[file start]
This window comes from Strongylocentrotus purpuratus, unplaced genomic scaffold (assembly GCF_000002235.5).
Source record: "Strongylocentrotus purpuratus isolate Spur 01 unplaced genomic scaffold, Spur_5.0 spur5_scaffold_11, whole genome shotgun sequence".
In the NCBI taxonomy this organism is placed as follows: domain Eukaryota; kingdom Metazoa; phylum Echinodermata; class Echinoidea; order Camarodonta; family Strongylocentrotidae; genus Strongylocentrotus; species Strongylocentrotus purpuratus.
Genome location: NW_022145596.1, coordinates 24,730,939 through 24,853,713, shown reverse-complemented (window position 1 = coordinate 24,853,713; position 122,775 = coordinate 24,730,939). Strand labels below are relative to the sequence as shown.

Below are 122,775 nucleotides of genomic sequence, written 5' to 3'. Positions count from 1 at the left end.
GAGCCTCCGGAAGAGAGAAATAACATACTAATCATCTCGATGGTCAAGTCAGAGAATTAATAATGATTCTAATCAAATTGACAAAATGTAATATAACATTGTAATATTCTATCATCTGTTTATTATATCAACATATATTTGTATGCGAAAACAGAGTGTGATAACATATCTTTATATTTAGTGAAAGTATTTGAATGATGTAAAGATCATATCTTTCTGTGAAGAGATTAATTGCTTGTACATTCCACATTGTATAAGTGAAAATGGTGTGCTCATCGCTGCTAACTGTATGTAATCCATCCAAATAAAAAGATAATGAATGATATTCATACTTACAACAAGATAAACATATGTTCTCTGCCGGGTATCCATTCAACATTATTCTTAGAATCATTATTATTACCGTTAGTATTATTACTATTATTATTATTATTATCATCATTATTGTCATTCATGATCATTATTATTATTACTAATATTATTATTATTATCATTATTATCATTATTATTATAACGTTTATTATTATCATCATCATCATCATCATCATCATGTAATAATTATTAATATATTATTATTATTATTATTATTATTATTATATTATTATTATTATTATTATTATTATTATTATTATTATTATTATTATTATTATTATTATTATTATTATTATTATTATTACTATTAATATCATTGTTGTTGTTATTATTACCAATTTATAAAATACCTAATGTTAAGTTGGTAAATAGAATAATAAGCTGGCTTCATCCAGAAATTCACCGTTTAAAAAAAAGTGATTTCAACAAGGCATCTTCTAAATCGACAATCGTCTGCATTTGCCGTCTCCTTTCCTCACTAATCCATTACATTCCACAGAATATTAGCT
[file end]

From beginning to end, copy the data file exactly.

This window comes from Strongylocentrotus purpuratus, unplaced genomic scaffold (assembly GCF_000002235.5).
Source record: "Strongylocentrotus purpuratus isolate Spur 01 unplaced genomic scaffold, Spur_5.0 spur5_scaffold_11, whole genome shotgun sequence".
In the NCBI taxonomy this organism is placed as follows: domain Eukaryota; kingdom Metazoa; phylum Echinodermata; class Echinoidea; order Camarodonta; family Strongylocentrotidae; genus Strongylocentrotus; species Strongylocentrotus purpuratus.
Genome location: NW_022145596.1, coordinates 24,730,939 through 24,853,713, shown reverse-complemented (window position 1 = coordinate 24,853,713; position 122,775 = coordinate 24,730,939). Strand labels below are relative to the sequence as shown.

Below are 122,775 nucleotides of genomic sequence, written 5' to 3'. Positions count from 1 at the left end.
GAGCCTCCGGAAGAGAGAAATAACATACTAATCATCTCGATGGTCAAGTCAGAGAATTAATAATGATTCTAATCAAATTGACAAAATGTAATATAACATTGTAATATTCTATCATCTGTTTATTATATCAACATATATTTGTATGCGAAAACAGAGTGTGATAACATATCTTTATATTTAGTGAAAGTATTTGAATGATGTAAAGATCATATCTTTCTGTGAAGAGATTAATTGCTTGTACATTCCACATTGTATAAGTGAAAATGGTGTGCTCATCGCTGCTAACTGTATGTAATCCATCCAAATAAAAAGATAATGAATGATATTCATACTTACAACAAGATAAACATATGTTCTCTGCCGGGTATCCATTCAACATTATTCTTAGAATCATTATTATTACCGTTAGTATTATTACTATTATTATTATTATTATCATCATTATTGTCATTCATGATCATTATTATTATTACTAATATTATTATTATTATCATTATTATCATTATTATTATAACGTTTATTATTATCATCATCATCATCATCATCATCATGTAATAATTATTAATATATTATTATTATTATTATTATTATTATTATATTATTATTATTATTATTATTATTATTATTATTATTATTATTATTATTATTATTATTATTATTATTATTATTATTATTACTATTAATATCATTGTTGTTGTTATTATTACCAATTTATAAAATACCTAATGTTAAGTTGGTAAATAGAATAATAAGCTGGCTTCATCCAGAAATTCACCGTTTAAAAAAAAGTGATTTCAACAAGGCATCTTCTAAATCGACAATCGTCTGCATTTGCCGTCTCCTTTCCTCACTAATCCATTACATTCCACAGAATATTAGCT